Although I have been asked variations of this question countless times, I still don't have a good answer to give. Copenhagen was great. An amazing experience. So fun. Loved it.
Each of those responses are 100% true, but they don't do justice to the incredible summer I had as a student in the 2014 International Summer University Program at the Copenhagen Business School. There's so much to be said about living and studying in Denmark for six weeks that I struggle to find a simple answer to give.
Copenhagen in my eyes is a bit of a hidden gem in Europe. Of course, being the capital of Denmark and Scandinavia with over a million residents, Copenhagen is not actually hidden. However, when people think of popular places to go to in Europe, rarely would I expect to hear Denmark on the list. (Even still, when I talk about my summer, some people ask where Copenhagen is.. and, no, it's not Dutch..)
Now, having toured various cities in Denmark and having lived in Copenhagen, I have realized just how much there is to do there. Even in my final days abroad, the list of potential things to do and places to eat just kept growing. There are SO MANY attractions to see in Copenhagen and activities to partake in. As an ISUP Social Package participant, a few events were added to my schedule each week (which I loved and highly recommend), but beyond that, going out into the city and even just walking around made it impossible to be bored with Danish life.
Copenhagen is marketed as being a most-livable city, truly part of what makes it special. Being a student in Tietgenkollegiet, (arguably) the world's best student residence, I lived a bit outside of the city center area. Despite the distance, places to visit, hang out, eat, or shop were all a few steps or a few minutes away. In the view of a Copenhagener, everything is just a bike ride away. One is simply not cool without a bike in Copenhagen. If I was going to be there any longer, a bike would be my first investment; however, as a six-week summer student, I found the metro system to be all that I needed. The metro was safe, pretty clean, and mostly reliable (construction knocked out a few stops for a bit, but I was there during the summer season). I've been on a few metros in my lifetime now, and Copenhagen's was the easiest to navigate. Between walking, taking the metro, and paying for the occasional train ticket, I was able to go everywhere I wanted.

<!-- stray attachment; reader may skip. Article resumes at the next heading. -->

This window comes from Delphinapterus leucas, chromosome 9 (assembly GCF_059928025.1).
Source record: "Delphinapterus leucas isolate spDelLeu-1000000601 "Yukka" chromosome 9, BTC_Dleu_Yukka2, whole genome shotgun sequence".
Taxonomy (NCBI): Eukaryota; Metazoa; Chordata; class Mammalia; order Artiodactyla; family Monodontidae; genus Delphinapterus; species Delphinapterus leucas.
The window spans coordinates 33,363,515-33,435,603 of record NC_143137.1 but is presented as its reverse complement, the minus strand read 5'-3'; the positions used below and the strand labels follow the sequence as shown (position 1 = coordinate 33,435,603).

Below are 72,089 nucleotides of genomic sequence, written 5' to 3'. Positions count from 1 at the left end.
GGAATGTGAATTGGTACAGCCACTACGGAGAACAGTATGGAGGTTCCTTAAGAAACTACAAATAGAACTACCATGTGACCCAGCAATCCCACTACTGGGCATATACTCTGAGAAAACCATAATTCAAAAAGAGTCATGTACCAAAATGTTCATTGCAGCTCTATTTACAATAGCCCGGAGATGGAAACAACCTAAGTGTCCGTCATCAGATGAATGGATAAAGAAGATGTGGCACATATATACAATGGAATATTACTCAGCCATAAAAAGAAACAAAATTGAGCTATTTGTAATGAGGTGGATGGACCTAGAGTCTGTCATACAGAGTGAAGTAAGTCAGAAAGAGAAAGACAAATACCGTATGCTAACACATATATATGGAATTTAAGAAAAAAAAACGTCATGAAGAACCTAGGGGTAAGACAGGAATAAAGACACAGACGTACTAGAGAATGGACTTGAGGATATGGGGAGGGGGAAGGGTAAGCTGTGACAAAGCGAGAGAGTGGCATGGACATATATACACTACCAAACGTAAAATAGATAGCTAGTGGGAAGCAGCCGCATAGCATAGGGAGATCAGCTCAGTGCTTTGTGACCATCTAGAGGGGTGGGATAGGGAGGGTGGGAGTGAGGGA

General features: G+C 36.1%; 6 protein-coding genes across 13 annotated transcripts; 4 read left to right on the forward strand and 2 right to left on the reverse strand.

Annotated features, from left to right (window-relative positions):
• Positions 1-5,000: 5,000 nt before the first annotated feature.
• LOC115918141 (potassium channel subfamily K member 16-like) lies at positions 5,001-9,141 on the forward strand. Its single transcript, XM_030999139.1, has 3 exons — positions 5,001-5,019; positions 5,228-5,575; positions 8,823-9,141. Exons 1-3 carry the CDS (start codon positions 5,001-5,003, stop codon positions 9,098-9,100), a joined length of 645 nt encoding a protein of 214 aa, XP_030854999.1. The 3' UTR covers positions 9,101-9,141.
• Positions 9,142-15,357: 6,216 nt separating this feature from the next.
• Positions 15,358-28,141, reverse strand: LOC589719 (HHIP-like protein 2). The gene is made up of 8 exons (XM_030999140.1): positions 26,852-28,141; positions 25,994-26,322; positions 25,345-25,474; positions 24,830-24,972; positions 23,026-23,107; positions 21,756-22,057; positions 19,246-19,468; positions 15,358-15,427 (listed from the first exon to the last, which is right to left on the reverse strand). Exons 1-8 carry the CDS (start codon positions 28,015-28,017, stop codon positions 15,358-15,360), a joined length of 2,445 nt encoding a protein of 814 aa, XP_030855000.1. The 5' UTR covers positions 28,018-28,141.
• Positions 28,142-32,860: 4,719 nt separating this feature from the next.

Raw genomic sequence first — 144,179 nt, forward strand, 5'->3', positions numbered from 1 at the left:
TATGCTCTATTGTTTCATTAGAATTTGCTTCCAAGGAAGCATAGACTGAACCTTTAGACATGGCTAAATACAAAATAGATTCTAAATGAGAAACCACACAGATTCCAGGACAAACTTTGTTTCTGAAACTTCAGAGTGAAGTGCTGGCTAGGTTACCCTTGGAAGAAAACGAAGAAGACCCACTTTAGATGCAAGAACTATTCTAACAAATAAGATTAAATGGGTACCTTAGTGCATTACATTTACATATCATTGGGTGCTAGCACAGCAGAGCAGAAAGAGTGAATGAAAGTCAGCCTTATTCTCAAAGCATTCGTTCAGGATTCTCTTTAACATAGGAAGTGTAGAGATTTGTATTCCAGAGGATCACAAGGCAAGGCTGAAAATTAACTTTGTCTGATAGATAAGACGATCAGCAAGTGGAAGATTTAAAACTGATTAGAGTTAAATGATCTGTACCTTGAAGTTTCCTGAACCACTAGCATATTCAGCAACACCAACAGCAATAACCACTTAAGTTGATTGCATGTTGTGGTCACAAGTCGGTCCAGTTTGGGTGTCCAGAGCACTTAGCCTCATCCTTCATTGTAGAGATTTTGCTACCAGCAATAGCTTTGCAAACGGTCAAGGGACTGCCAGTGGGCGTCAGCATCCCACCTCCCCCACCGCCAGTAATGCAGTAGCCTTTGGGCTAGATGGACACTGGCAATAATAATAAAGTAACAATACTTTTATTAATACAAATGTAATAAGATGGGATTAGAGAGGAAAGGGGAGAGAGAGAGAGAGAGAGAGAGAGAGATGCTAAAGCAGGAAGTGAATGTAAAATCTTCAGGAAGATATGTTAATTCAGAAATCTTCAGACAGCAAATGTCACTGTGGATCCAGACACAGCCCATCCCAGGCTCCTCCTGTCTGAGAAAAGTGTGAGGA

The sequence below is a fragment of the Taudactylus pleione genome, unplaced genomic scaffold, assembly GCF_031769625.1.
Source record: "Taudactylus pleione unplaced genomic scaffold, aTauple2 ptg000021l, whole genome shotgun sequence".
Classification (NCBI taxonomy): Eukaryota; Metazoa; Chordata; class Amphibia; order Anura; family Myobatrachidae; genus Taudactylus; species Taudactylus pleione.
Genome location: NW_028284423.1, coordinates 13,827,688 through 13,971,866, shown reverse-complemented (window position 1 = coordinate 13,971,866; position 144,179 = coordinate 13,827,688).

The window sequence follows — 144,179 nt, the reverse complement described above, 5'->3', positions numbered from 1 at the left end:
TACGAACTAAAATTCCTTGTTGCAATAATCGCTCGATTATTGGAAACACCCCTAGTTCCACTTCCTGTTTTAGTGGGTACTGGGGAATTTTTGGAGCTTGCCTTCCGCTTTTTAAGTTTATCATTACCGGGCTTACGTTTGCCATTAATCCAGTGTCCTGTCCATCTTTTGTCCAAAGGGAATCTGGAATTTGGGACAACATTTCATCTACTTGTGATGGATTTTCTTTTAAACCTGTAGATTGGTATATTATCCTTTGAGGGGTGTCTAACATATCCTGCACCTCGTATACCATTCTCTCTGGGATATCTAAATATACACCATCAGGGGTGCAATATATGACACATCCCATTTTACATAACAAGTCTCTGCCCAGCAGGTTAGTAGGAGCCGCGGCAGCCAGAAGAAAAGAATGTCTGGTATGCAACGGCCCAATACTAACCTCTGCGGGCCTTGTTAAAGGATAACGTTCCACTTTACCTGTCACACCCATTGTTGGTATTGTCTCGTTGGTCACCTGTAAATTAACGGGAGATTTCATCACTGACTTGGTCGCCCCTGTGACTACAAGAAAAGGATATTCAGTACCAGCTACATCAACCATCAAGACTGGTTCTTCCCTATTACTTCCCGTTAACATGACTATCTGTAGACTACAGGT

Reflecting back, I feel very satisfied with how my study abroad program went, and I'm not just saying this because my grades were released today...
Looking back at my goals before departing for Copenhagen, here's my thoughts now that I am back to my home country:
PASS MY CLASSES-- ...check! As of today, my exam grades are posted, and they both were scored a 10! A 10 might not be perfect on the 12-point Danish grading scale, but it's a perfect grade in my eyes. Both Fundamentals of Finance and Intro to Marketing are completed, passed, and transferring to CMU! This summer was officially successful academically as well as personally.
|Just in case you didn't believe me--scores were released today and I made it!|